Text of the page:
Love is the Whole Ball Game

love is the whole ballgameGenesis 4:1-12

John Ortberg in his book, When the Game is Over it All Goes Back in the Box, has an interesting paraphrase of the first few verses of 1 Corinthians 13 (the love chapter):  “If I make a fortune, get the cover of Time magazine, and become attractive, comfortable, and secure, but have no love, I have rolled snake eyes. No matter how much I win, if I win alone, I lose. Love is the ball game.” (p. 203.)

In Genesis 4 we encounter the first sibling rivalry.  Cain murders his brother Abel in a fit of jealous rage.  When quizzed about his brother’s whereabouts, Cain responds: “How should I know?  Am I my brother’s keeper?”

The source of Cain’s beef with his brother was that God accepted Abel’s animal sacrifice and snubbed his own fruit and vegetable offering.  In other words:  Abel’s work was #1 and Cain’s work was an “also ran.”  So Cain played hard ball and took care of his competition.  Cain’s rival for God’s affection was removed.  So Cain won the struggle with his brother, right?  Of course not!

God says to Cain:  “What have you done?  The voice of you brother’s blood is crying to Me from the ground.”

How we respond to others when they block our goals matters to God.   When we treat with contempt a person that He has created… one precious to Him…  it does NOT escape the hearing of the Almighty! “His blood cried from the ground!” God told Cain.

Abel’s treatment broke the heart of God… for God loved him as His very own.  And God feels the same way about your rivals and your enemies.  And that can be a difficult thing to remember in the heat of competition.   Empathy is an emotion tossed aside when we are denied victory.  So we vent and we back stab and we claw our way to the top…  and in the end we MAY win.  But our win is entered in the loss column.   Life was never about winning or striving for perfection.  It was always about love!

I am called to be my brother’s keeper.  But who is my Abel?  An Abel today could be anyone who has been hurt, abused and discarded by others… anyone oppressed or forgotten.  God still asks of you and I:  “Will we continue to pursue selfish agendas or will we become look out for our brothers and sisters?  The call to love them is rooted here in Genesis… and blossoms in the words of Jesus:  “Love one another as I have loved you.”  and “Love your enemies and pray for those who persecute you.”  In the Kingdom of God there is one one game we participate in:  Love.  And it will be that way for eternity!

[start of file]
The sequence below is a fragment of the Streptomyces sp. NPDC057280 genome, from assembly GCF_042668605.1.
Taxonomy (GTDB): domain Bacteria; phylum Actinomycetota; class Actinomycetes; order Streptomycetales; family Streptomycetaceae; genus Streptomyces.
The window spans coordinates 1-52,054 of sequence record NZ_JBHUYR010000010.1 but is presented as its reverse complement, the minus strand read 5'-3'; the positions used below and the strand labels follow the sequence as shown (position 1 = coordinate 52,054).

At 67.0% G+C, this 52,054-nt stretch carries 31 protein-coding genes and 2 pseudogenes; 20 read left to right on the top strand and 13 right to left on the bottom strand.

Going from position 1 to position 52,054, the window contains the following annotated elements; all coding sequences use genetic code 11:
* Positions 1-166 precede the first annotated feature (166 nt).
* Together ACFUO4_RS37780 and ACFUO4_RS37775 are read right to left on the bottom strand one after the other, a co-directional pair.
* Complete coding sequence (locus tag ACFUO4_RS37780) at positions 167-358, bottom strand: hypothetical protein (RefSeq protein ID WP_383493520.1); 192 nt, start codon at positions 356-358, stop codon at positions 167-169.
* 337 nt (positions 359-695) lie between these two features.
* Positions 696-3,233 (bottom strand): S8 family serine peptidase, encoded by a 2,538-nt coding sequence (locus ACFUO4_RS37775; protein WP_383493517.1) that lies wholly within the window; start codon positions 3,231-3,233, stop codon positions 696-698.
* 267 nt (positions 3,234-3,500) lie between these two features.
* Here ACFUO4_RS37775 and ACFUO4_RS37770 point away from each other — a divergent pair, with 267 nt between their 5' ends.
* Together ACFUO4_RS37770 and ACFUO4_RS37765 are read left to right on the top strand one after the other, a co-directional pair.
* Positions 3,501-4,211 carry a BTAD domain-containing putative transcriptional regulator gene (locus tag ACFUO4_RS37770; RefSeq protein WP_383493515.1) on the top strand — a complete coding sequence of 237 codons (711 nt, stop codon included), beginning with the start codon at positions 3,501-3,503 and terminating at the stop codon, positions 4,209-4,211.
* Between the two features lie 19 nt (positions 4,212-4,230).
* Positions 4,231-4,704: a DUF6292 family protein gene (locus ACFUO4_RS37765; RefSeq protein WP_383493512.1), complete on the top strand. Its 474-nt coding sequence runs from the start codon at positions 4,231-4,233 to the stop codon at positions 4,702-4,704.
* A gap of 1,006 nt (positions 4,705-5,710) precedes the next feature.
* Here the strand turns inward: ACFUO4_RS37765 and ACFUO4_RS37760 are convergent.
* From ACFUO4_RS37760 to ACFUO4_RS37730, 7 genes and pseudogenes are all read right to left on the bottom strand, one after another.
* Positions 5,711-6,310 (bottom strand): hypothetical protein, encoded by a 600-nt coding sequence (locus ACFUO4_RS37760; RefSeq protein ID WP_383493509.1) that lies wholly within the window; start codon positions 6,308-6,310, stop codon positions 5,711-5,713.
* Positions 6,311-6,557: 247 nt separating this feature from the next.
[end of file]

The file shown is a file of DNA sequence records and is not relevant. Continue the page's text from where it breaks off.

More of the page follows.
Author N. T. Wright wrote:  “Love is the language they speak in God’s world, and we are summoned to learn it against the day when God’s world and ours will be brought together forever. It is the music they make in God’s courts, and we are invited to learn it and practice it in advance. Love is not a “duty,” or even our highest duty. It is our destiny.”  (After You Believe, p. 188.)

Go live your destiny!

 

 

Do Beauticians Exist?

1 Peter 3:15-16

The battle over the existence of God is waged no longer exculsively on college campuses and theological seminaries… it has moved to street level.  Ordinary people are buying the lie that there is no one in the cosmos that sees, knows or cares for them.  It isn’t enough for God’s people to debate it only in Sunday School class.  We have to have an answer for anyone that asks us why we believe.  I love this story shared by pastor John Ortberg:

“A woman I know named Sheryl went to a salon to have her nails manicured.  As the beautician began to work, they began to have a good conversation about many subjects.  When they eventually touched on God, the beautician said, “I don’t believe God exists.”

“Why do you say that?” asked Sheryl, who has MS.

“Well, you just have to go out on the street to realize God doesn’t exist.  Tell me, if God exists, would there be so many sick people?  Would there be abandoned children?  If God existed, there would be neither suffering nor pain.  I can’t imagine loving a God who could allow all these things.”

Sheryl thought for a moment.  She didn’t respond because she didn’t want to start an argument.  The beautician finished her job, and Sheryl left the shop.

Just after she left the beauty shop, she saw a woman in the street with long, stringy, dirty hair.  She looked filthy and unkempt.  Sheryl turned, entered the beauty shop again, and said to the beautician, “You know what?  Beauticians do not exist.”

“How can you say that?” asked the surprised beautician.  “I am here.  I just worked on you.  I exist.”

“No,” Sheryl exclaimed, “beauticians do not exist, because if they did, there would be no people with dirty, long hair and appearing very unkempt like that woman outside!”

“Ah, but beauticians do exist,” she answered.  “The problem is, people do not come to me.”

Exactly.  (Faith and Doubt, pp. 117-118.)

With your friend:  Defend with compassion, answer with gentleness, but whatever you do, don’t  forget to give a reason for the hope that you have inside.  Their destiny may depend on it.